Put it simply, Spinorama is a set of measurements that gives a comprehensive overview of a speaker's performance from various angles.
It allows you to compare the performances of different speakers before even laying your ears hands on them.
Isn't that amazing?
This is why Spinorama was apparently groundbreaking news for audio industry. Hence in the mid-late 2010's, most brands and magazines began publishing Spinorama measurements, despite the challenges of making such measurements.
Fortunately, now we have the Spinorama data for a bunch of quite popular speakers. Pierre Aubert put all this untidy data together and put it into https://www.spinorama.org/. This is a stunning source. Pretty valuable stuff from him right there.
All good up to this point.
Now there comes a caveat.
Since the sound speakers propagate are in the form of omnidirectional waves, all measurements are obtained in anechoic or semi-anechoic chambers (a super-quiet room where soundwaves don't bounce back, here's how different that room sounds [a mind blowing time-adjusted video]).
This is a problem because it means that Spinorama alone, unfortunately, won't give us all we need. Placement and reflections play an equally important role there too.
This is why most A-class brands (like SVS, Bang & Olufsen, etc) often come up with room correction features, adjusted either manually or automatically. The EQ adapts itself to the placement (room, corner, center, etc) for a better (deeper and more accurate) sound. Which is great.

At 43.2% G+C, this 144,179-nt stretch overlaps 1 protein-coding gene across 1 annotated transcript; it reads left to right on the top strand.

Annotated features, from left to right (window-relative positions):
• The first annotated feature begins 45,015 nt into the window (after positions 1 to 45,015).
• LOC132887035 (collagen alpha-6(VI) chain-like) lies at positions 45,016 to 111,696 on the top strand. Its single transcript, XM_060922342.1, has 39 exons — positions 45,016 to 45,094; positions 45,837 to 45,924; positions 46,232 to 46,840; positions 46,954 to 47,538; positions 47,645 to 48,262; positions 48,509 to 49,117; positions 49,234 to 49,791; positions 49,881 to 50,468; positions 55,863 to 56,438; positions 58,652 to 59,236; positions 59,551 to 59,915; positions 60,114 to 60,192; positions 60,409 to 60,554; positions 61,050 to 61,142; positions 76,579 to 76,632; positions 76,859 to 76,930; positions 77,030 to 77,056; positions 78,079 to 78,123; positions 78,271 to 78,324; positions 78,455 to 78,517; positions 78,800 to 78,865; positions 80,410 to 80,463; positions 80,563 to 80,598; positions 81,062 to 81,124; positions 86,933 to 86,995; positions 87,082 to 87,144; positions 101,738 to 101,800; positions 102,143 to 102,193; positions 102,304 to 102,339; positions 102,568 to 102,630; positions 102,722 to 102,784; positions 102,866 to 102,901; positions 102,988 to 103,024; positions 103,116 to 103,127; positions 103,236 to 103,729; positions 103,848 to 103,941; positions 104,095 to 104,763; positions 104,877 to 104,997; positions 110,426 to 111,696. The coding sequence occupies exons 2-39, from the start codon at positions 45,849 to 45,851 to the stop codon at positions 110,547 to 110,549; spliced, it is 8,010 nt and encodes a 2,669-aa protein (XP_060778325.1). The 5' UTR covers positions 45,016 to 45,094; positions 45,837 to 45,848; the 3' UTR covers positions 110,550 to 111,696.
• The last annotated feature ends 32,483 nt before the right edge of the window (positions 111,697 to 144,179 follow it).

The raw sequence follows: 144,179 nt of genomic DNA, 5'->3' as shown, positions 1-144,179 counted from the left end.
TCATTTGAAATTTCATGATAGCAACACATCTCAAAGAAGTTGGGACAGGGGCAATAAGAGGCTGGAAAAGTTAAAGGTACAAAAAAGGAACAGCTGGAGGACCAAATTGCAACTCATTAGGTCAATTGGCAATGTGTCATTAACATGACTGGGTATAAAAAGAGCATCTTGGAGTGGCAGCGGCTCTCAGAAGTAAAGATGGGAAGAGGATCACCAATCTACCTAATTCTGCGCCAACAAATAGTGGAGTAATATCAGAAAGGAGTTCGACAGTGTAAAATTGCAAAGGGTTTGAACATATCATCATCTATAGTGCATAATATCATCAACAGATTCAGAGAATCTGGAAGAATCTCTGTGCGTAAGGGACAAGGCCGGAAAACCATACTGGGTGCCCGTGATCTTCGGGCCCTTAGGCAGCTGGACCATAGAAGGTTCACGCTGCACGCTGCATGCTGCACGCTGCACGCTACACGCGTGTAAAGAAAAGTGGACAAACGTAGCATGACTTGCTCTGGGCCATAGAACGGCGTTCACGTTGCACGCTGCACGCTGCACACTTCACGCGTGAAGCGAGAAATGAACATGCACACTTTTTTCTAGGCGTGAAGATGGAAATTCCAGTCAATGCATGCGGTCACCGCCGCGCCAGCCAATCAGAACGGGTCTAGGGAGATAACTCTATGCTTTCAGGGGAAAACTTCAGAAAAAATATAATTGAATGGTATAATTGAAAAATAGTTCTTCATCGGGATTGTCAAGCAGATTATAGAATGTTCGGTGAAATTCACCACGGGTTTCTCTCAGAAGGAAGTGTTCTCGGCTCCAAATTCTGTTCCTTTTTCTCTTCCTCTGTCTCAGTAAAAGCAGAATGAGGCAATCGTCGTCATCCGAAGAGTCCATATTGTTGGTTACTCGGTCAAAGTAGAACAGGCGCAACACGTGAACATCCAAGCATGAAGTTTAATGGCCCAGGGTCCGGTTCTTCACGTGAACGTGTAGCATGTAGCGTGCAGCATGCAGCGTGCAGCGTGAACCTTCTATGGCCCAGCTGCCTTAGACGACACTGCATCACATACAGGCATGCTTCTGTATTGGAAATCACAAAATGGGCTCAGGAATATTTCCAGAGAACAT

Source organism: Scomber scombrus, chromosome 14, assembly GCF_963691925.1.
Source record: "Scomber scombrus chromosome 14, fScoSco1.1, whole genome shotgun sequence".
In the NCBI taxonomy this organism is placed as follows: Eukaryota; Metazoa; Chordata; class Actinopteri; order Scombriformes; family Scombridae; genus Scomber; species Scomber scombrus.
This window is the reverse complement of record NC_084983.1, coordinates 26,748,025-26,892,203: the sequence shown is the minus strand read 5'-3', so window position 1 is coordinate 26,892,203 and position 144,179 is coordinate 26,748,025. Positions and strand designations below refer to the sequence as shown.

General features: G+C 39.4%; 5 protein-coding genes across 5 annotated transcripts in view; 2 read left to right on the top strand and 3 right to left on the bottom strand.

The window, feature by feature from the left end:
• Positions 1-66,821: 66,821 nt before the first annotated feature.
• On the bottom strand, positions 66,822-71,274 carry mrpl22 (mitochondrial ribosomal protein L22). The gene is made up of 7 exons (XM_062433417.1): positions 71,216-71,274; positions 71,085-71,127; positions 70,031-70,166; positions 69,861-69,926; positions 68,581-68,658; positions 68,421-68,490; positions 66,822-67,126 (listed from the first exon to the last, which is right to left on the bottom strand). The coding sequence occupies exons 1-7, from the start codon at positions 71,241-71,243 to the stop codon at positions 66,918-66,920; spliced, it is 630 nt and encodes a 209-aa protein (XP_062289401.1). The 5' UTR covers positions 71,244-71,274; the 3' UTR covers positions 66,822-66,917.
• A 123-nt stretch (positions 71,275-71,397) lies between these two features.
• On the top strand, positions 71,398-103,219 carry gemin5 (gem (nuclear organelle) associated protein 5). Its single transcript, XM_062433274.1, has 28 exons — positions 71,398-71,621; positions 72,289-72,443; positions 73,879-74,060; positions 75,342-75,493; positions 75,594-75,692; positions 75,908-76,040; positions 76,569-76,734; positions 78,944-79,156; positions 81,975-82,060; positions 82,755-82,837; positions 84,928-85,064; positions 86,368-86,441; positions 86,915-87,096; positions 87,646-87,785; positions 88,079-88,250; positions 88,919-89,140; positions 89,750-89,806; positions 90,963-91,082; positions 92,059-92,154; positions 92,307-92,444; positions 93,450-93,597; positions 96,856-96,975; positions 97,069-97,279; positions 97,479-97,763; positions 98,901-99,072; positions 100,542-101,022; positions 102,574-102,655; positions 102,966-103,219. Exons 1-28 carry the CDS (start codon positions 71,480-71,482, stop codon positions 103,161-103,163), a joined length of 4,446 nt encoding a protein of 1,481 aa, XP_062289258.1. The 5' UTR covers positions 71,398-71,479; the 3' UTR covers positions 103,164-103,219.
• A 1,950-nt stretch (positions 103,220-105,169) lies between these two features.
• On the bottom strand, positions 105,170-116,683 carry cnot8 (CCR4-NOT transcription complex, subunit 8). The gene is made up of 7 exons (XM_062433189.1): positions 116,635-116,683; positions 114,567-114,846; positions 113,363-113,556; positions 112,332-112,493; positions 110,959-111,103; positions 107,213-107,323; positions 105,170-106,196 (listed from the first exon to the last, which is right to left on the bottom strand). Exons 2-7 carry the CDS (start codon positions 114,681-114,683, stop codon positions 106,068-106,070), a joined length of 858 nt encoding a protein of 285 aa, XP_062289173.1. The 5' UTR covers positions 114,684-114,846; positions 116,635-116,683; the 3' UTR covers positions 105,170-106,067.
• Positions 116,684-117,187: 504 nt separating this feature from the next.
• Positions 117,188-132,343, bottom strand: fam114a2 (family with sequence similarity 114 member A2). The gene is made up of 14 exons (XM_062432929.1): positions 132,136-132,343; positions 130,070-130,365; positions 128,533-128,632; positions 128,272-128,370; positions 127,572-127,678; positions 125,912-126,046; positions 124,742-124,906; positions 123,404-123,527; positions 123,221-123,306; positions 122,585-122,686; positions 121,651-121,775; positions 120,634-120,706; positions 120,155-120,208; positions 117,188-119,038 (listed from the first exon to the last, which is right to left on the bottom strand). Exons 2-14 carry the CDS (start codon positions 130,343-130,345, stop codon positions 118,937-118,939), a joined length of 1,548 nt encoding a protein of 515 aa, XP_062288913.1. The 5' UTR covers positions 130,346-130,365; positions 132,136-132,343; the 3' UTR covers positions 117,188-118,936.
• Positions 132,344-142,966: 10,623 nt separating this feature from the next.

Additionally they often emphasize the importance of placement, here is an example: https://www.svsound.com/blogs/subwoofer-setup-and-tuning/75365187-the-art-of-subwoofer-placement
The source code under Pierre Aubert's work is licensed under GPL (General public license). He didn't perform any of the measurements himself, and instead he compiled all of them into one place, so that makes sense.
At this point, I thought that if there was a tool that combined both the Spinorama with the room acoustics data, it'd be extremely useful.
Unfortunately, it turns out that there wasn't any.
This is where I stepped in and partnered with an Acoustics and Audio Engineering PhD in order to achieve this.
We combined Spinorama data with room acoustics and came up with Soundton. A very simple, 2D online tool that allows you to:
- Reveal optimal speaker positions in a room,
- Test with real speakers from real brands,
- Compare different speakers and different positions in the room.
It can be very valuable for the vast majority.
The colormap provides you the locations with the best (green) and worst (red) listening experience.
It works the best with subwoofers since Soundton processes low frequency response waves only.
- Soundton is going to be, say, 80% accurate. Not 100%.
- Because, other parameters such as the age/materials of the building, furniture/windows in place also have an impact on room acoustics.
- If you want absolutely the most detailed room analysis, then what you need is an acoustics consultant. Mind you that's going to require deep pockets and patience though... assuming you find the right person and they get the job done.